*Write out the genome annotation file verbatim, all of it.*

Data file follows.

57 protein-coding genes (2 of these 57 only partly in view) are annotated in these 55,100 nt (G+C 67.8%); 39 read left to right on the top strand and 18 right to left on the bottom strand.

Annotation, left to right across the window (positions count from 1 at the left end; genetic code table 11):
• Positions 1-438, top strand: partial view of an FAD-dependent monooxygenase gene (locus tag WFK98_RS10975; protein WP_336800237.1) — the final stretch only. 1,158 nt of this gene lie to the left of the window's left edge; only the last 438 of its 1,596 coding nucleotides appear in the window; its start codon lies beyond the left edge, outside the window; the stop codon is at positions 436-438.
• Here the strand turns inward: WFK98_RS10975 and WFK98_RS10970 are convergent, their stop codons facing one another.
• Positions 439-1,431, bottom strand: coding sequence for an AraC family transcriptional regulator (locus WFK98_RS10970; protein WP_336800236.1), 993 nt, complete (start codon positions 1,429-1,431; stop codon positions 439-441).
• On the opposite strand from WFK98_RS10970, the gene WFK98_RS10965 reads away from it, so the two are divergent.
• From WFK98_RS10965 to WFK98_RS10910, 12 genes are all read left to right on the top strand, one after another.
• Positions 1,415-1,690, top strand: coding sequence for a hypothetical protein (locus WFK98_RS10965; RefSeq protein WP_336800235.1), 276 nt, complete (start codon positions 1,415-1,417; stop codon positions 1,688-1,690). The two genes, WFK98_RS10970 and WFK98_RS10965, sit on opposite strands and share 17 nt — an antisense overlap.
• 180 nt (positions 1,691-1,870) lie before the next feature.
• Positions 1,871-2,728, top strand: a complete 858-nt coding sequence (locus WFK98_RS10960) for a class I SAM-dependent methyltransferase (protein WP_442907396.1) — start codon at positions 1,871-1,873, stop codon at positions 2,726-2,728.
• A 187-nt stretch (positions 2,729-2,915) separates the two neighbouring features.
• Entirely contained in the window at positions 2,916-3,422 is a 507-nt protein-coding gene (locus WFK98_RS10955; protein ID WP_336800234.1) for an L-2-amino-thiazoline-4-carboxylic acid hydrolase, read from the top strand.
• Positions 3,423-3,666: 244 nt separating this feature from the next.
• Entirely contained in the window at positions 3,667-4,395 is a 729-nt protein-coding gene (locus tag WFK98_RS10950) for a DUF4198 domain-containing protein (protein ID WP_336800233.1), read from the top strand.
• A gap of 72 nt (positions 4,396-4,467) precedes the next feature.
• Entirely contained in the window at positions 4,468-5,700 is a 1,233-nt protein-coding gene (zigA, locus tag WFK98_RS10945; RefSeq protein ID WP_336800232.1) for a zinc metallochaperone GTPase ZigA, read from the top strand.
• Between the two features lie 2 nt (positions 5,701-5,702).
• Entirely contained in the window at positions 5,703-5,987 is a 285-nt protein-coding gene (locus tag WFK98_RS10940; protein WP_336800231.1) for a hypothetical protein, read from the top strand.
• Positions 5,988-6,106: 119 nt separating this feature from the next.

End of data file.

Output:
57 protein-coding genes (2 of these 57 only partly in view) are annotated in these 55,100 nt (G+C 67.8%); 39 read left to right on the top strand and 18 right to left on the bottom strand.

Annotation, left to right across the window (positions count from 1 at the left end; genetic code table 11):
• Positions 1-438, top strand: partial view of an FAD-dependent monooxygenase gene (locus tag WFK98_RS10975; protein WP_336800237.1) — the final stretch only. 1,158 nt of this gene lie to the left of the window's left edge; only the last 438 of its 1,596 coding nucleotides appear in the window; its start codon lies beyond the left edge, outside the window; the stop codon is at positions 436-438.
• Here the strand turns inward: WFK98_RS10975 and WFK98_RS10970 are convergent, their stop codons facing one another.
• Positions 439-1,431, bottom strand: coding sequence for an AraC family transcriptional regulator (locus WFK98_RS10970; protein WP_336800236.1), 993 nt, complete (start codon positions 1,429-1,431; stop codon positions 439-441).
• On the opposite strand from WFK98_RS10970, the gene WFK98_RS10965 reads away from it, so the two are divergent.
• From WFK98_RS10965 to WFK98_RS10910, 12 genes are all read left to right on the top strand, one after another.
• Positions 1,415-1,690, top strand: coding sequence for a hypothetical protein (locus WFK98_RS10965; RefSeq protein WP_336800235.1), 276 nt, complete (start codon positions 1,415-1,417; stop codon positions 1,688-1,690). The two genes, WFK98_RS10970 and WFK98_RS10965, sit on opposite strands and share 17 nt — an antisense overlap.
• 180 nt (positions 1,691-1,870) lie before the next feature.
• Positions 1,871-2,728, top strand: a complete 858-nt coding sequence (locus WFK98_RS10960) for a class I SAM-dependent methyltransferase (protein WP_442907396.1) — start codon at positions 1,871-1,873, stop codon at positions 2,726-2,728.
• A 187-nt stretch (positions 2,729-2,915) separates the two neighbouring features.
• Entirely contained in the window at positions 2,916-3,422 is a 507-nt protein-coding gene (locus WFK98_RS10955; protein ID WP_336800234.1) for an L-2-amino-thiazoline-4-carboxylic acid hydrolase, read from the top strand.
• Positions 3,423-3,666: 244 nt separating this feature from the next.
• Entirely contained in the window at positions 3,667-4,395 is a 729-nt protein-coding gene (locus tag WFK98_RS10950) for a DUF4198 domain-containing protein (protein ID WP_336800233.1), read from the top strand.
• A gap of 72 nt (positions 4,396-4,467) precedes the next feature.
• Entirely contained in the window at positions 4,468-5,700 is a 1,233-nt protein-coding gene (zigA, locus tag WFK98_RS10945; RefSeq protein ID WP_336800232.1) for a zinc metallochaperone GTPase ZigA, read from the top strand.
• Between the two features lie 2 nt (positions 5,701-5,702).
• Entirely contained in the window at positions 5,703-5,987 is a 285-nt protein-coding gene (locus tag WFK98_RS10940; protein WP_336800231.1) for a hypothetical protein, read from the top strand.
• Positions 5,988-6,106: 119 nt separating this feature from the next.